Jocelyn Guardado

Vamos Talks with Jocelyn Guardado

Jocelyn Guardado is a Salvadoran-American graphic artist who uses her free time to make digital illustrations. She is mainly inspired by modern trends and familiar everyday objects. Her work includes the use of nostalgic textures and draws her ideas from music and other graphic artists that she admires. Jocelyn tries to be very creative with every project that comes her way and uses her skills to help out her own community like school clubs and close friends.

Vamos Foods sat down with Jocelyn to talk about her journey with graphic art. Continue reading below for the entire interview!

Where is your family from and where did you grow up?

I am originally from Glendale, CA but I’ve across different areas of SoCal. My family is from El Salvador. They came with their parents in the 80s, due to the civil war back in their country.

What Latino-American struggles/experiences did you have growing up?

My parents came here fairly young. Them coming at a young age led to me and my siblings being more 'Americanized'. For that reason, my Spanish is very broken. I always felt that I looked so “un-American” and since I was not able to speak my family’s language, it was a struggle. Currently, I am taking classes to reclaim that part of my identity but it’s a hard process. Other than that, the only other struggles that I went through were related to my looks because I was a lot tanner when I was little. Colorism is a huge problem in Latino culture and growing up, I felt a lot of microaggressions like the kids bullying me for being too dark or having family members say negative comments about my skin color. Then I've had those typical Latino experiences with my culture like the food, celebrations, and conversations. I’m very proud of my culture and I’m so appreciative that I can be a part of it.

How did you get into graphic art?

I learned graphic art in high school. This is going to sound so bad but I wanted to have the same class as my high school boyfriend. I ended up being somewhat good at it and my teacher actually pushed me to do certain projects and even awarded me for my skills when the class was over. Since then, I have continued doing it and I’m glad my school offered a class like that.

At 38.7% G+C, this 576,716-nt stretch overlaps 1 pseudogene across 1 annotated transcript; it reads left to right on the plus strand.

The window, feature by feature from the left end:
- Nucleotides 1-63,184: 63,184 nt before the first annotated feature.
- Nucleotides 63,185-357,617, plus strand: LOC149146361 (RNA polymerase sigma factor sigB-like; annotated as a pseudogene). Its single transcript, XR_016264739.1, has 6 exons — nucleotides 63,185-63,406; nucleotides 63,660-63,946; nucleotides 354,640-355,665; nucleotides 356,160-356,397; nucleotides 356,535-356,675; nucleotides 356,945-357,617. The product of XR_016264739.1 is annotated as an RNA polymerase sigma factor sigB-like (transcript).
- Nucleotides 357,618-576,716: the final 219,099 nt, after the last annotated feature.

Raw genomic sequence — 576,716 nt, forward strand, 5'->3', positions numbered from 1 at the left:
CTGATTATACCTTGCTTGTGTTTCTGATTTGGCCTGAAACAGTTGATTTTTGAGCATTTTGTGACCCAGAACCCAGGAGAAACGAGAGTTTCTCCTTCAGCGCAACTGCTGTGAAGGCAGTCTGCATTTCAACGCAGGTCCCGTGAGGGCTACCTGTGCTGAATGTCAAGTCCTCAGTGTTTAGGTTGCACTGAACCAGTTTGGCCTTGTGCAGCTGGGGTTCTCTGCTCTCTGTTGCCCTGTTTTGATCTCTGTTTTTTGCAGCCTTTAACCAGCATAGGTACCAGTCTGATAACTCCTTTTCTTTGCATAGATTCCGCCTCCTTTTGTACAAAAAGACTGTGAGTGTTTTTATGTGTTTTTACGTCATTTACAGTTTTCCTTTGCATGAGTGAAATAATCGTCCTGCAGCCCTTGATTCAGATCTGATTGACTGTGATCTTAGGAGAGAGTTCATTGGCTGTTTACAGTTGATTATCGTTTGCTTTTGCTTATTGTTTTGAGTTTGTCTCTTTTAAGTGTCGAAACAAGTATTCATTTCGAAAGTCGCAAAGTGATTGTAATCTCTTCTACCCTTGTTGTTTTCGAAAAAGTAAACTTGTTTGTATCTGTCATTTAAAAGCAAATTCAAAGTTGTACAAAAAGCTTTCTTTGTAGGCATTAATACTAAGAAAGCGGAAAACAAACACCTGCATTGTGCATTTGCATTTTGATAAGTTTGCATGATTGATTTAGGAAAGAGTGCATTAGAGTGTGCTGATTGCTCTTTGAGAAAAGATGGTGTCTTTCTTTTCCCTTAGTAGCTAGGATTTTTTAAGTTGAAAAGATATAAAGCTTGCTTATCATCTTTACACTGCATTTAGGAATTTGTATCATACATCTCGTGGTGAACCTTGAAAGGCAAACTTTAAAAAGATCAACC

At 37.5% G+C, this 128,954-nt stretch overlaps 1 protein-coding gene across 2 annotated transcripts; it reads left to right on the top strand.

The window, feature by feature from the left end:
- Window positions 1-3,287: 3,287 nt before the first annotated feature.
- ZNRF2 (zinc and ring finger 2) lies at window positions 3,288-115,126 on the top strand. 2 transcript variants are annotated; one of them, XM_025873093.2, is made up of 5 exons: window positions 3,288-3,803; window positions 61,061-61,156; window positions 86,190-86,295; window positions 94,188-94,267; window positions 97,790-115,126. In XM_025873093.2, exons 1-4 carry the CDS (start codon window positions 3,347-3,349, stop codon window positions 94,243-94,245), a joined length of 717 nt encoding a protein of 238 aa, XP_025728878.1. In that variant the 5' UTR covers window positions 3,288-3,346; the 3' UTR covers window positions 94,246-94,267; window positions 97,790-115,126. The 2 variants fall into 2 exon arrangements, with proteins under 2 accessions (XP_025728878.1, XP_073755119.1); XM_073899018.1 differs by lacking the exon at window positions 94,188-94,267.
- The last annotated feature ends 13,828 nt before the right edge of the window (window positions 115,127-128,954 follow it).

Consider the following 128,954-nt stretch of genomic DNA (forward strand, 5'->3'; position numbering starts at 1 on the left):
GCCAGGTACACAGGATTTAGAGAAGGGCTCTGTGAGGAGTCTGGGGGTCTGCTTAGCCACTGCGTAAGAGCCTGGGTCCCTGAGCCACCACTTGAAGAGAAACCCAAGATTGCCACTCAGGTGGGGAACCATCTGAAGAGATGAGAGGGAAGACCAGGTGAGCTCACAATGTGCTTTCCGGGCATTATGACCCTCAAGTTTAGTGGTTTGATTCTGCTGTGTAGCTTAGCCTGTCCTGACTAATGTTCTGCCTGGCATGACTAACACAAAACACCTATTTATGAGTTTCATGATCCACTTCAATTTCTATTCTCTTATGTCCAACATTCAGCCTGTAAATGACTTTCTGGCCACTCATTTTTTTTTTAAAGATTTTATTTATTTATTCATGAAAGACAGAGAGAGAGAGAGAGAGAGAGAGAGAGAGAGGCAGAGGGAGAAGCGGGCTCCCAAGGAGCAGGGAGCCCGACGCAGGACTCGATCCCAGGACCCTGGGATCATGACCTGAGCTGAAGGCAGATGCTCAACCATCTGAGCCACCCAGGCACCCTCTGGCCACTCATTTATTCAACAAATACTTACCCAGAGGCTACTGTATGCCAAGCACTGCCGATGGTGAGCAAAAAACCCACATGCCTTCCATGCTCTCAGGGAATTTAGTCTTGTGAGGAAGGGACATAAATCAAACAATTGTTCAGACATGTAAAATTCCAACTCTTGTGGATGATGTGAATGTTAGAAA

What made you want to take this skill more seriously?

When I left high school, I stopped doing any kind of graphic design for about two years. Then in college, the opportunity came up were a logo was needed for a club’s sweater. I said I could do it and the entire club loved the design. Since then I felt like I could be a lot better even if it was for a personal hobby.

What struggles did you experience learning graphic art?

Learning the software has to be the hardest part just because there is so much to do on them. Also just knowing which ones to use for specific projects. You have Photoshop, Illustrator, InDesign, etc and it can feel so overwhelming. Another one is trying not to compare yourself with other artists. Instead, I like to use other artists as inspiration. I would also say the creative process is very stressful just because you imagine things in your head and they never come out how you imagined. I think it’s more about practice and embracing different outcomes.

How do you see yourself with graphic design in the future and how does your identity fit into that?

I see it as a skill that I don’t want to monetize only because I enjoy working on it whenever I feel like it. I do it for me, my friends, or for those I feel like doing it for. I think keeping it as a personal hobby aligns with my identity because it’s very important to me and I want to keep doing it for me. In regards to my Latino identity, illustrations of non-white BIPOC are absolutely necessary. Oftentimes, you see a lot of white or white-passing people illustrations but I want that to change.

1 comment

  • shes so CUTE!

    Melissa Mullis on

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